Mask shortage frustrates B.C. woman with compromised immune system
Marina McCaffrey needs to wear mask around sick people, but says she can't find any due to coronavirus 'panic'
A Vancouver Island woman with a compromised immune system is frustrated that she can't find any face masks due to what she sees as the public's "unnecessary panic" to safeguard themselves against the novel coronavirus that causes COVID-19.
"The minute someone hears that somebody [might be] sick, they immediately think 'well, a mask will protect me,'" said Marina McCaffrey of Colwood, B.C., who suffers from autoimmune hepatitis, which attacks her liver.
"I'm really frustrated because it feels like people aren't ...informing themselves properly," she said
Her doctor has recommended she wear a mask to protect herself around sick people — for example, on a visit to the doctor's office — and to have one to hand for someone she needs to interact with who is sick. She also takes medication to manage her condition, and uses "hand sanitizer by the gallon," she said.
But in the past week, McCaffrey tried finding masks at Home Depot, Lowe's and Slegg Lumber, and has had no luck. Pharmacies she visited were sold out of these items too.
It means that she's now avoiding being out in public more than necessary, she said.
"It's really important to think about everybody," said McCaffrey, who's asking the public to talk to their doctors, call the 811 health line, and search online for more information before they panic-buy.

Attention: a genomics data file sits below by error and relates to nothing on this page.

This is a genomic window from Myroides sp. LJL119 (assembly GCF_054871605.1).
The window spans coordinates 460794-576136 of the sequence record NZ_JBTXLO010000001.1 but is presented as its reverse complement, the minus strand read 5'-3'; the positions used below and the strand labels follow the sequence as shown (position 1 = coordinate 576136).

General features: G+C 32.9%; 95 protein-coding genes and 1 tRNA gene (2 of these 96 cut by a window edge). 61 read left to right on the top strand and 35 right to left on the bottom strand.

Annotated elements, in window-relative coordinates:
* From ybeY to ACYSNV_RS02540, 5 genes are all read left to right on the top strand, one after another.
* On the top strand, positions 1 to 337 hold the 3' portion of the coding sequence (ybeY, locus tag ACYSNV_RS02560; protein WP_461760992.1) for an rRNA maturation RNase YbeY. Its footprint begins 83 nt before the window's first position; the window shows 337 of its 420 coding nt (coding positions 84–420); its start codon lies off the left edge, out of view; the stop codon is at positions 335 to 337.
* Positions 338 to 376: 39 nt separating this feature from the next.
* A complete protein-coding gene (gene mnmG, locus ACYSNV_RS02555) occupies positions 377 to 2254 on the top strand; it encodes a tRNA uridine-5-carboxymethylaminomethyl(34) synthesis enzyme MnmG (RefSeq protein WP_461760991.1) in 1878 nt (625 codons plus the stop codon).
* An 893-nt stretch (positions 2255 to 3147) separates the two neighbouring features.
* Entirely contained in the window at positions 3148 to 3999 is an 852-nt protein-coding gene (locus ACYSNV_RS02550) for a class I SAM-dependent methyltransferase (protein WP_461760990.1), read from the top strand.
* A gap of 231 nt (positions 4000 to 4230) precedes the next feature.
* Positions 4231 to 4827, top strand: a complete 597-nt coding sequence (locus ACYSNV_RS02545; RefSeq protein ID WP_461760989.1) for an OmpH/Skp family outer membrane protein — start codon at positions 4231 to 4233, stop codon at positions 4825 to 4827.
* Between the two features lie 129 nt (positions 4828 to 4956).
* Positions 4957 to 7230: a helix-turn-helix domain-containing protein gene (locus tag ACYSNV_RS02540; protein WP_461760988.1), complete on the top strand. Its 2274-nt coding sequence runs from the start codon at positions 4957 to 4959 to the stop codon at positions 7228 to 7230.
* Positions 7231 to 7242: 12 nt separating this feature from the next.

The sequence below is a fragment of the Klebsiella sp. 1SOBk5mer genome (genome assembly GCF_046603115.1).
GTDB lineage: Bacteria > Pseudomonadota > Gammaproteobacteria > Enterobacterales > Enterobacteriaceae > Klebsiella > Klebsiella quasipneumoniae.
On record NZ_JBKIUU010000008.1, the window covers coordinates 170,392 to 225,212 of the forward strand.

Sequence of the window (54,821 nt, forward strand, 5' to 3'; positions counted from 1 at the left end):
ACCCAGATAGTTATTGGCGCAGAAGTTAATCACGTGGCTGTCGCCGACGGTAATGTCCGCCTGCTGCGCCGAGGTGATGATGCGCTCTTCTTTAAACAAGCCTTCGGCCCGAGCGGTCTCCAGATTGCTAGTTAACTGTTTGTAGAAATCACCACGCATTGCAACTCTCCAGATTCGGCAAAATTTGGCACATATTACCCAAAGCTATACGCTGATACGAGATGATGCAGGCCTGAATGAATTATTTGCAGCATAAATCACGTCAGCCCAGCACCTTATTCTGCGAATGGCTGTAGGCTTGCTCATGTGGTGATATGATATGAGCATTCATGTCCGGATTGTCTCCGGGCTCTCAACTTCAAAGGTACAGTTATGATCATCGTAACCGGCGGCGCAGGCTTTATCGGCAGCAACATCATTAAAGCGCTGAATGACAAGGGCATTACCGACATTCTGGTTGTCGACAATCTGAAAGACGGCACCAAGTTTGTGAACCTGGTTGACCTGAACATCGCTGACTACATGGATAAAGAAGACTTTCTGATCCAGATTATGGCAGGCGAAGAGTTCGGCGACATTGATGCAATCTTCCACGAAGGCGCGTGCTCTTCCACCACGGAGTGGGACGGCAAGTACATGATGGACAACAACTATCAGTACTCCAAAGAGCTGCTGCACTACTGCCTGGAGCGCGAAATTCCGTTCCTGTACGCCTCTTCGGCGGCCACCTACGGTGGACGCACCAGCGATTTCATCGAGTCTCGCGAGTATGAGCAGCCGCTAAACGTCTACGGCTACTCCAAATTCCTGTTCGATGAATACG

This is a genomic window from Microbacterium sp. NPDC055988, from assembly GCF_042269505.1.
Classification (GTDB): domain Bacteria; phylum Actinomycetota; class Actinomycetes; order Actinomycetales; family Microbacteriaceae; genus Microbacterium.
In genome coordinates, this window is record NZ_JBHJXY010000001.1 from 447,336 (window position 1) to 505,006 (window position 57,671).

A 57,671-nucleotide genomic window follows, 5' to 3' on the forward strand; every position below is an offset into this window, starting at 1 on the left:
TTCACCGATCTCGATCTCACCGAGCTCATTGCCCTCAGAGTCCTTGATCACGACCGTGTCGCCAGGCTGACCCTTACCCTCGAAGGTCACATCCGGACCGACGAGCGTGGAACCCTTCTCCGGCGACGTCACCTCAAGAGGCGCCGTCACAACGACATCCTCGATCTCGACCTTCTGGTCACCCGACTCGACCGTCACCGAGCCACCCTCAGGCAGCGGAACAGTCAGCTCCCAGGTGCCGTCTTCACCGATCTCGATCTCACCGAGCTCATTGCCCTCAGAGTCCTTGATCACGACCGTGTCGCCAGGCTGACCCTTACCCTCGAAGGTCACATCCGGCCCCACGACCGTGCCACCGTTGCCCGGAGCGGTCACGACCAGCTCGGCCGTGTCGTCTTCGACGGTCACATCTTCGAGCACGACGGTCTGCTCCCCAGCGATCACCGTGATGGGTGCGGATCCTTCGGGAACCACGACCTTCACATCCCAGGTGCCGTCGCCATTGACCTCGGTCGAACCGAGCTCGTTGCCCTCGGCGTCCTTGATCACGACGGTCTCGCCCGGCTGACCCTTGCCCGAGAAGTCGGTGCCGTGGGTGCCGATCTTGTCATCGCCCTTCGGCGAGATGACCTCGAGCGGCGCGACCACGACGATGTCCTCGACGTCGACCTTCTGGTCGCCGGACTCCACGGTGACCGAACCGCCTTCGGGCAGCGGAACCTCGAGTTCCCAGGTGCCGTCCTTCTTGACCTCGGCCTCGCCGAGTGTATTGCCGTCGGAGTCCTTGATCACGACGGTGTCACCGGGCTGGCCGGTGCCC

"It's our responsibility to really investigate and learn."
Products snatched up within seconds
Employees at stores in Greater Victoria say face masks and other protective products are getting snatched up within seconds of being stocked.
Colton Elder, an employee at Home Depot in Saanich, B.C., says customers are often lined up as workers unload new masks and sanitizer onto store shelves.
On the West Shore, Lowe's employee Ken Rimbey says a full shipment of masks are often gone by the end of the day, and says many customers pre-order online then ship them to their families overseas. He isn't expecting another shipment of masks for a couple of weeks, he said.
McCaffrey said her husband is also concerned about the mask shortage, given that he works in construction and is often required to purchase and wear protective facial equipment to prevent him from inhaling harmful substances like asbestos.
She said she understands the panic but is still surprised, given the B.C. Centre for Disease Control has stated that face masks often "give people a false sense of security" and can be less effective for a healthy person, as they're more likely to touch their own face while wearing the mask.
B.C. seniors advocate Isobel McKenzie says elderly populations may also have compromised immune systems, though the shortage of protective gear hasn't yet taken its toll on care homes and hospitals, where "supplies are on order from well stocked suppliers in advance."
"There's quite a supply chain there," she said, adding that people from the Ministry of Health would be tracking potential supply shortages.
To prevent the spread of illness, the BCCDC recommends people first and foremost wash their hands and avoid touching their faces.